Packing it Out

By Peter Beedlow

Photograph taken on horseback, looking over the head of the horse to the trail ahead.

Riding to the glacier.

This September, along with my fellow EPA colleagues Tom Connolly and Steve Cline, I was tasked with retrieving government equipment from the face of Collier Glacier in the Three Sisters Wilderness area of Oregon’s Deschutes National Forest. Ten miles of rugged terrain—unaccessible by road—stood between us and a decommissioned weather research station.

So on a Friday night in late September, we camped out at the trailhead along with nine rented horses and four wranglers.

The next morning, we saddled up for the all-day trek, riding 8 ½ miles across the Oregon wilderness before dismounting to hike the final mile over lava flows and moraine to finally reach the field station. It took us three hours to hike in, pack up the remnants of the weather station (about 200 pounds in total), and make it back to the waiting horses.

The weather station was originally set up in 2008 by an Oregon State University graduate student to gather data for calibrating a mountain glacier model. It also provided high altitude weather data, which is scarce throughout the western US. The station was run jointly by EPA, Oregon State University, and the US Geologic Survey.  When the graduate student completed his project, the University pulled out, leaving the two remaining partners to continue maintaining the station, which we used for climate monitoring activities.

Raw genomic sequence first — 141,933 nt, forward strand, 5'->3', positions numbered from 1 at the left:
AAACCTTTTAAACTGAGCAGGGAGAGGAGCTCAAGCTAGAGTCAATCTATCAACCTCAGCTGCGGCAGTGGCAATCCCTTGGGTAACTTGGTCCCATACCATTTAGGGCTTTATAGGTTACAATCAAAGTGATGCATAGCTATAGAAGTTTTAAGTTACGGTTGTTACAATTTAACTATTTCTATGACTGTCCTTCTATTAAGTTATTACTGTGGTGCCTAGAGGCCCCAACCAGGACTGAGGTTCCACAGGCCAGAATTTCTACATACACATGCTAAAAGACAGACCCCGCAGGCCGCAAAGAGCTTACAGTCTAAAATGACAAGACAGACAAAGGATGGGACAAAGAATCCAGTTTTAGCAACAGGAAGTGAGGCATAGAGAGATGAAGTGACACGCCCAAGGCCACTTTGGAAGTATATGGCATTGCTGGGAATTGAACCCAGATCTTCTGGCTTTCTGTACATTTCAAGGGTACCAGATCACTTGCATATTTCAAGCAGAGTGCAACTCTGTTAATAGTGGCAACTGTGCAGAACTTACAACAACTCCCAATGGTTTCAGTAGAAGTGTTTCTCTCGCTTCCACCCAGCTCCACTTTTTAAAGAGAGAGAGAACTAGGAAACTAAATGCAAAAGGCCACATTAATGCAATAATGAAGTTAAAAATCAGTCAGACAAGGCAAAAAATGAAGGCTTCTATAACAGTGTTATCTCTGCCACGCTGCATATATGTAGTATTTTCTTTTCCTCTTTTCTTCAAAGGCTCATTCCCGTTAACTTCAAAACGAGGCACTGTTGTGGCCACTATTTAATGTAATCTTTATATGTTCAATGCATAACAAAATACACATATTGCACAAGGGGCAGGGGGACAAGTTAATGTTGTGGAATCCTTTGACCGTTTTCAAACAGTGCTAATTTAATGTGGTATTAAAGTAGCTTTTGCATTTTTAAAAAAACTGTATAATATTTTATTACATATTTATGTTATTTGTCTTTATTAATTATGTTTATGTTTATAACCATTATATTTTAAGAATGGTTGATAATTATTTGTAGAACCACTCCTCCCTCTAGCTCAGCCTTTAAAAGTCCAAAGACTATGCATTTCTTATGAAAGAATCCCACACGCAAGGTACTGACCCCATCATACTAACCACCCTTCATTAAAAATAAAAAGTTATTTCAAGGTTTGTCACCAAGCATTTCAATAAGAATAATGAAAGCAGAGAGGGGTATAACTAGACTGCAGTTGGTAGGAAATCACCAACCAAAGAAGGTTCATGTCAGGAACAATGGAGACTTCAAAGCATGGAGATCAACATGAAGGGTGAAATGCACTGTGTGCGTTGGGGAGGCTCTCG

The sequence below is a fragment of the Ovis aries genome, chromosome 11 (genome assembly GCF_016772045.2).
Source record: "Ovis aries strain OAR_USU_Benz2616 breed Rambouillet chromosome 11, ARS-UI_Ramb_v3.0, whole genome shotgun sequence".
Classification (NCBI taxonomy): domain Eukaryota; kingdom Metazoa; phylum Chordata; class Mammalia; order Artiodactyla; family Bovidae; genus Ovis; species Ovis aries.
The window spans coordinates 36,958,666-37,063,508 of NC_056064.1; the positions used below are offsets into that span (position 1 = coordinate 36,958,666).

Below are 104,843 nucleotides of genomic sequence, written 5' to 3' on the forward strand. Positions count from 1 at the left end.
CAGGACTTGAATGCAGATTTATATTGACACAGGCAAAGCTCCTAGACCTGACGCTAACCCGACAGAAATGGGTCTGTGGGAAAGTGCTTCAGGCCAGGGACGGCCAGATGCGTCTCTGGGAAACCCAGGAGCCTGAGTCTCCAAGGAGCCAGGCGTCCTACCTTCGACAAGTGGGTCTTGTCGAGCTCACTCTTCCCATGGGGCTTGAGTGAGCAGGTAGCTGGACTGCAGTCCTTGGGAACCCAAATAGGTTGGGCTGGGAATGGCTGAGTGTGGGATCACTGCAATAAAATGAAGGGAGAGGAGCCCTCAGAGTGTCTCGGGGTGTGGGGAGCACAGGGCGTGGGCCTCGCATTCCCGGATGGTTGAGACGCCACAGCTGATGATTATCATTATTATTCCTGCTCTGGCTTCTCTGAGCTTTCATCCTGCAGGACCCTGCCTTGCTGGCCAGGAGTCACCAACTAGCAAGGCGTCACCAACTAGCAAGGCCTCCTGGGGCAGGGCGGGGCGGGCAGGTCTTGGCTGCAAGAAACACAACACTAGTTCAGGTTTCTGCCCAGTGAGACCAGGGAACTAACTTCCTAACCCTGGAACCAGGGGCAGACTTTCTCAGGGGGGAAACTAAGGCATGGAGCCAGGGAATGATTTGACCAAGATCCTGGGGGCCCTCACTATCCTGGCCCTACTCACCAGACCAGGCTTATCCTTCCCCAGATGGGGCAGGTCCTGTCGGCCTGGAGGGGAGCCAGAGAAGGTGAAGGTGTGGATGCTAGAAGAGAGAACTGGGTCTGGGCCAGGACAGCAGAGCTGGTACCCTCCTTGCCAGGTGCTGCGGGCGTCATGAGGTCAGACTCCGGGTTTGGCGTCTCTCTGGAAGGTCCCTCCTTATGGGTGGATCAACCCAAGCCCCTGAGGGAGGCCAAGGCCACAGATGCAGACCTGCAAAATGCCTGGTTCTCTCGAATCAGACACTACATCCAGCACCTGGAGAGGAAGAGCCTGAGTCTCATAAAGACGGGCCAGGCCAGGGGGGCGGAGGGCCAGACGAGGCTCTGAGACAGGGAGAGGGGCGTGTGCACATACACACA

Peter Beedlow with EPA colleague Steve Cline at the foot of Collier Glacier

Peter Beedlow with EPA colleague Steve Cline at the foot of Collier Glacier

I hiked in once a year to check on everything and conduct any needed maintenance, but the combination of the remoteness of the area and the severe conditions turned out to be too much to keep things going. So, EPA decommissioned the station in 2014, hence our final visit to pack up the equipment and bring it safely back to the lab.

I will miss my yearly hike, but I’m happy to say the research will continue. EPA researchers continue to use the data already collected on the glacier to model climate conditions. We are also collecting data from our seven remaining—and easier to access—weather stations along the Oregon Coast and in the Cascade Mountain Range.

See historic photos showing Collier Glacier.

About the Author: Peter Beedlow is a research scientist in EPA’s Western Ecology Division in Corvallis, OR. His main focus of study is on the effects of climate change on forest ecosystems.

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